Immune Booster for Dogs
DIY Boost Dog’s Immune System Essential Oil Blend
Dexter The Dog is approaching 8 years of age. As he ages and as his disease progresses, I’m constantly looking for natural ways to support his health. I provide Dexter a natural home-cooked diet, healthy dog supplements, dog rehabilitation, exercise, daily walks, and lots of dog play. He seems to be a pretty happy boy.
What I have noticed over the last year is that it seems that his little dog immune system may be struggling. There are a few signs such as a yeasty face, feet, and mouth. One of his ears is also developing a tiny bit of yeast. Dog yeast can grow from a poor diet or diet high in carbohydrates such as grains, potatoes, and legumes. Now, in the right proportion, there is nothing wrong with these foods, but a year ago I eliminated them from Dexter’s diet to see if that made a difference, and it did not.
My other clue that Dexter’s immune system may be struggling is that over the past five months, I have found two ticks. Now, that may not seem like a big deal, but for over four years we have been tick- and flea-free with natural tick and flea sprays. When a dog’s immune system struggles, they are more susceptible to parasites and creepy crawlers. Read how to make DIY dog tick spray.
A lot of natural remedies can help offer immune support for dogs. The first thing I always turn to for Dexter’s health is food. Foods that are immune boosters for dogs include oranges, bell peppers, almonds, spinach, and broccoli. Herbs and extracts such as garlic, ginger, turmeric, Echinacea, and olive leaf extract can also support the immune system. Daily dog probiotics are a must in our home. By using a dog probiotic, you can increase your dog’s gut health, increase the good bacteria, fight off the bad bacteria, and boost the immune system.
I’m a person who likes to add layers when tackling a medical or behavioral issue. Over the years, I have attended workshops on essential oils for pets, read various books, and researched online about whether essential oils are safe for dogs and cats.
Essential oils can be very helpful in assisting with medical and behavioral concerns, but they are also very volatile and potent. Dogs and cats should NOT be treated as small humans or kids. They are completely different creatures. A dog is different than a cat, too. In your head, you know this. Think about foods that are toxic to pets and safe for humans. Or toxic to a cat, but safe for a dog. The same is true for essential oils and the dosing of essential oils. This is why, during my research, I’m drawn to professionals truly working with essential oils for pets, not just a person well-versed in essential oils for people. Some common essential oils you may see in pet products that I personally avoid are anise, clove, oregano, red or white thyme, and wintergreen. This is also why I don’t just take one research source; instead, I gather a lot of information, then draw my own personal conclusion. The same should go for you. Don’t just take my word for it, do your research, too! Read my interview with Isla Fishburn Ph.D on essential oils and hydrosols and pets.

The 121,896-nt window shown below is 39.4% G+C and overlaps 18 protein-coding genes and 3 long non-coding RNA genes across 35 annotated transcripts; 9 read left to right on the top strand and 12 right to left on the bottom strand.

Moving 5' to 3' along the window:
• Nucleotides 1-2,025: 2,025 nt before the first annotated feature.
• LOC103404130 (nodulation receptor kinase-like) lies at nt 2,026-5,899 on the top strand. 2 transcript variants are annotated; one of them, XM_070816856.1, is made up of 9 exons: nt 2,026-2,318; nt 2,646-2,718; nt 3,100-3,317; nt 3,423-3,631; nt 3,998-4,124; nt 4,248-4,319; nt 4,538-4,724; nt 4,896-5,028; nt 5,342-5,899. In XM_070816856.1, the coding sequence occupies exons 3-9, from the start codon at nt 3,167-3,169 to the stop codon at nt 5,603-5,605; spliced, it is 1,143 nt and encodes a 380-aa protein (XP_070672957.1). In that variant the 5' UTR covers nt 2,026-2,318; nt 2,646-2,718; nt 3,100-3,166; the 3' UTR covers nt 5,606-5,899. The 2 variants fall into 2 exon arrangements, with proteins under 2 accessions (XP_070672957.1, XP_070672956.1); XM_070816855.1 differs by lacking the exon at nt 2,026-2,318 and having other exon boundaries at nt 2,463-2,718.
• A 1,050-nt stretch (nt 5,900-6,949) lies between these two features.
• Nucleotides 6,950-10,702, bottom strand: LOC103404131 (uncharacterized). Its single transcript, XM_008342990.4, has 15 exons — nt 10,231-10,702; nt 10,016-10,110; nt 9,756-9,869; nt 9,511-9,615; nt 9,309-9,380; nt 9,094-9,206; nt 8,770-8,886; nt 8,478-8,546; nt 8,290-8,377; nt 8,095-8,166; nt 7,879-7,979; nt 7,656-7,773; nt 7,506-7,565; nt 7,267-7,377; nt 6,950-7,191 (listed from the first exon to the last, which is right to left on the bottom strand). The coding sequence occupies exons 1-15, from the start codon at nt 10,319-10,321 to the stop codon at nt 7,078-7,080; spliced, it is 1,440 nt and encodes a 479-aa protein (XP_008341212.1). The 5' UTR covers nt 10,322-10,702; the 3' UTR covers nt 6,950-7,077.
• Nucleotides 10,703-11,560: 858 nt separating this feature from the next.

Determining the quality of an essential oil for our pets is extremely important and actually very difficult! Label terms such as “veterinary formula,” “therapeutic grade,” and the like truly do not have any real meaning or regulations. Digging around on the essential oil’s website to learn about the growers is the best way to determine quality. I’m still learning this, so I will do my best to link to high-quality essential oils for your pets. The other important thing to note is the Latin name. For example, above I stated I don’t recommend red or white thyme essential oils, but you may see me post a recipe with “thyme,” But, I’m using Thymus vulgaris ct thujanol, which is milder than the other two thyme varieties, which have higher phenol content than thymus vulgaris ct thujanol. Confusing, I know!
So, let’s get to the Essential Oil Blend for Dogs to Boost a Dog’s Immune System
Immune Booster for Dogs | Essential Oil Remedy For Dogs
- 1 oz Organic Sweet Almond Oil
- 2 drops Coriander Seed Essential Oil, Coriandrum savitum
- 2 drops Niaouli Essential Oil, Melaleuca quinquenervia
- 2 drops Palmarosa Essential Oil, Cymbopogon martinii
- 2 drops Ravensara Essential Oil, Ravensara aromatica
Using an amber or cobalt bottle helps ensure the essential oils are properly stored. Light, heat, moisture, and oxygen all affect the oils’ properties and expiration date, so by properly storing your dog’s immune-boosting mix, you will be able to maintain potency.
How to Apply Your Dog’s Essential Oil Immune Booster
- Massage 1-4 drops into your dog’s neck and chest daily.
Have you used essential oils with your dog? Tell me in the comments.
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